"So Mr. Buffet, how do you know if an investment you make is a good investment?"

Great question! The interviewer had clearly been up all night crafting that searching question, perhaps they had had a whole team working on it. He replied somewhat testily:

"I know how to do a valuation".

You mean he doesn't go with Fibonacci? What a Bozo!!

Perhaps that's the secret? A lot of people forget that the stock market wasn't designed as a proxy for a casino which is what many of the "get-rich-quick" formulas and systems seem to be designed to provide:

 "You too can turn $100 into $100,000 in four weeks...Special Offer $99.99 and you can have the magic formula".

The point of a stock market is for decent companies to raise equity with investors who are looking for a reasonable return. Somewhere that idea got lost, and replaced by the 2% and 20% rule, which "incentivized" gamblers to bet big in a game where they got huge pay-offs if they won, but lost nothing if the bets went wrong. But the people who fronted the money for them to gamble with got screwed if they lost, that's a great deal (for the gamblers).

But apart from being, dare I say it "dumb" in the medium term, there is something unethical about that, I have no sympathy for anyone who stakes a gambler on those terms, even if he wears a $10,000 suit and says he is a "professional".  So long as people give the gamblers a stake for that system, there will be bubbles, and there will be busts.

But not until the Dow hits 13,000 which it will, although there may well be a significant dip on the way there particularly if the 30-Year Treasury Yield starts to go up, but that's not about bubbles or busts, that's about the valuation of the base-line.

Once the Dow hits 13,000 that will be an inflection point, depending on whether or not the highly efficient market participants can create a bubble so that they can get their 20% incentives, for a while, just until the day they skip town, or not.

Here's another thought, bubbles are zero sum, all they do is reward (some of) the players, not the investors.

And do they create economic value? Well the head of HSBC, Goldman Sacks and the Bank of England had two words to describe it the other day..."socially useless". Like gambling presumably, which is fun while it lasts, and dig the free-drinks, but is there any difference from all the other addictive things people can do?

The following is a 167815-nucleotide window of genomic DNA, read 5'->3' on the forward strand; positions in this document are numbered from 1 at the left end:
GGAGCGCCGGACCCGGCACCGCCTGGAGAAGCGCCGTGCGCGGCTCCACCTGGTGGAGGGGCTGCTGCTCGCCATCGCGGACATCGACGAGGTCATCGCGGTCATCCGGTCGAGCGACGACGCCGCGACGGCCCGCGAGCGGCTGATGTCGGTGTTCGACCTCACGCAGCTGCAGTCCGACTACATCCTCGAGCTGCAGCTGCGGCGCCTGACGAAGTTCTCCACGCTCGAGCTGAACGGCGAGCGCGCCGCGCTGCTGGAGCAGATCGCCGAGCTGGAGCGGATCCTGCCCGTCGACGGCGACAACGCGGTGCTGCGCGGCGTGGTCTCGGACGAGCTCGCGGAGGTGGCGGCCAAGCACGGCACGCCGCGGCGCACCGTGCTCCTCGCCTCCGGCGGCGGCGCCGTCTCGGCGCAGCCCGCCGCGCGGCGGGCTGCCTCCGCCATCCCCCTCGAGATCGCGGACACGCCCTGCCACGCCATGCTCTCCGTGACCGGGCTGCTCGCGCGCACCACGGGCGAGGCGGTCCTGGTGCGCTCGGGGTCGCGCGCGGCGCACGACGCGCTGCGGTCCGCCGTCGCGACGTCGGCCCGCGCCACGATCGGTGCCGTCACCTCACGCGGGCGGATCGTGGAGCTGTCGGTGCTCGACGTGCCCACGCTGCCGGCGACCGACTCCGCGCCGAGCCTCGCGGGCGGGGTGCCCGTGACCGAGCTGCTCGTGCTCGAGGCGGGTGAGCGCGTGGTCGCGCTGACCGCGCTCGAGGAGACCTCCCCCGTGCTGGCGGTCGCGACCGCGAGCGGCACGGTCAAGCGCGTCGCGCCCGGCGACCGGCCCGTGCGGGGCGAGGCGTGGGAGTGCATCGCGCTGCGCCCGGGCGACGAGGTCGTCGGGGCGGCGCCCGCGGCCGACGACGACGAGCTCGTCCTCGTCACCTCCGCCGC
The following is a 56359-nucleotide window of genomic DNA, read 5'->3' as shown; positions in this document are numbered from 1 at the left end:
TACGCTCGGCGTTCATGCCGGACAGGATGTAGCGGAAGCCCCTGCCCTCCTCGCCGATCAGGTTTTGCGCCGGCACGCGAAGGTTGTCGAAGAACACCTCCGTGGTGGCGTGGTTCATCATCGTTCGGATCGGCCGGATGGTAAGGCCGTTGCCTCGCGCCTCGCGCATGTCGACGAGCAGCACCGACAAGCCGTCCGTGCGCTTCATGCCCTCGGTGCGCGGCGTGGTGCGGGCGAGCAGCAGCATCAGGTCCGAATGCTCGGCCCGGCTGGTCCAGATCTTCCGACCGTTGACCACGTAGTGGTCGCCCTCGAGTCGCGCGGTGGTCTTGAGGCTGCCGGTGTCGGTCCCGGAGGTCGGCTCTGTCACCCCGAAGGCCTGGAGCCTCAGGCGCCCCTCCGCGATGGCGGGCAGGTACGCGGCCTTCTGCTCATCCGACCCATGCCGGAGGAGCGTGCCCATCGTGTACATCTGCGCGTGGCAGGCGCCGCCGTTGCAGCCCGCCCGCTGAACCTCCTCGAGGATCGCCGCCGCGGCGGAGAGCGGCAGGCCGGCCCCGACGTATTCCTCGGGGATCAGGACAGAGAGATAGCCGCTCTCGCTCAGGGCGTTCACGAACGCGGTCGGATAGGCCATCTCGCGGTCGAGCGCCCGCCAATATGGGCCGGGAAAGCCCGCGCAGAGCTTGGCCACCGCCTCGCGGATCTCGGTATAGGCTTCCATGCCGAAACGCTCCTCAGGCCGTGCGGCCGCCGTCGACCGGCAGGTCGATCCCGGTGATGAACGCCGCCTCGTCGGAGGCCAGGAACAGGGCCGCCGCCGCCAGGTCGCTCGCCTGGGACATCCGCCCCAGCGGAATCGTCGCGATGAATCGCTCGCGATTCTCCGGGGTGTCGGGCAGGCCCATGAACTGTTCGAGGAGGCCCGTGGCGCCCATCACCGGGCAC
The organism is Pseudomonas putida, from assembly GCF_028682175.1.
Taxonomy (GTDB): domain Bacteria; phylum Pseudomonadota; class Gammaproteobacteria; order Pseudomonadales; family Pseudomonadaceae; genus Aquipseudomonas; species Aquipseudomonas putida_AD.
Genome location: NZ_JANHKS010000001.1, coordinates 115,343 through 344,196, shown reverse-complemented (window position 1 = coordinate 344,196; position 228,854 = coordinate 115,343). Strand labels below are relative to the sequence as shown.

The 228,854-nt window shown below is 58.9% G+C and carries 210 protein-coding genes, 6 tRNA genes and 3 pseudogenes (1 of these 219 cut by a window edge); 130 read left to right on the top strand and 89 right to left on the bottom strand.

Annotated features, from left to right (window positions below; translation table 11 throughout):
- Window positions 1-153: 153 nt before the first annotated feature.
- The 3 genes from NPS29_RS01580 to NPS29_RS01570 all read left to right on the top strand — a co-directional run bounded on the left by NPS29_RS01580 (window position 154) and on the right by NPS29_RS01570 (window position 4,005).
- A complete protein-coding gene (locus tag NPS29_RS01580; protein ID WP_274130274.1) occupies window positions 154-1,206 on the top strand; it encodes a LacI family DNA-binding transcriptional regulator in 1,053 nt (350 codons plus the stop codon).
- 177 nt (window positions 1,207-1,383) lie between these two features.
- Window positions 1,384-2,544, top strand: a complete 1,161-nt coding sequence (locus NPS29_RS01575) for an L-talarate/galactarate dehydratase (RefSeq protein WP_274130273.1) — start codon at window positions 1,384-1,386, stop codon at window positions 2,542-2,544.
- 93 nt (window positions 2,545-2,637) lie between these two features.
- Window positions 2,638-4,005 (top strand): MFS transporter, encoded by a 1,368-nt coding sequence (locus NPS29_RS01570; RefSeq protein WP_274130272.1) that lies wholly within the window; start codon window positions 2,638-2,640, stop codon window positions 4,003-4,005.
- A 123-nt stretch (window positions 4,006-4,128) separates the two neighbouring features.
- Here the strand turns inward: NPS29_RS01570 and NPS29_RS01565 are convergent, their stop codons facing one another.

Allan Greenspan, the doyen of the "inflation targeting but I can't quite figure out where the target is" school of economic thinking, once said, "you can't tell you are in a bubble when you are in one".

Here's another idea, don't hire people to run your economy who can't tell if they are in a bubble when they are in one, and equally can't tell if they are not in a bubble when they are not in one, before they put the other half of America out of work.

[1]: Links

http://www.marketoracle.co.uk/Article12114.html
http://www.marketoracle.co.uk/Article10101.html
http://www.marketoracle.co.uk/Article9321.html
http://www.marketoracle.co.uk/Article9749.html
http://www.marketoracle.co.uk/Article9131.html

By Andrew Butter

Andrew Butter is managing partner of ABMC, an investment advisory firm, based in Dubai ( hbutter@eim.ae ), that he setup in 1999, and is has been involved advising on large scale real estate investments, mainly in Dubai.

© 2009 Copyright Andrew Butter- All Rights Reserved
Disclaimer: The above is a matter of opinion provided for general information purposes only and is not intended as investment advice. Information and analysis above are derived from sources and utilising methods believed to be reliable, but we cannot accept responsibility for any losses you may incur as a result of this analysis. Individuals should consult with their personal financial advisors.

Andrew Butter Archive

© 2005-2019 http://www.MarketOracle.co.uk - The Market Oracle is a FREE Daily Financial Markets Analysis & Forecasting online publication.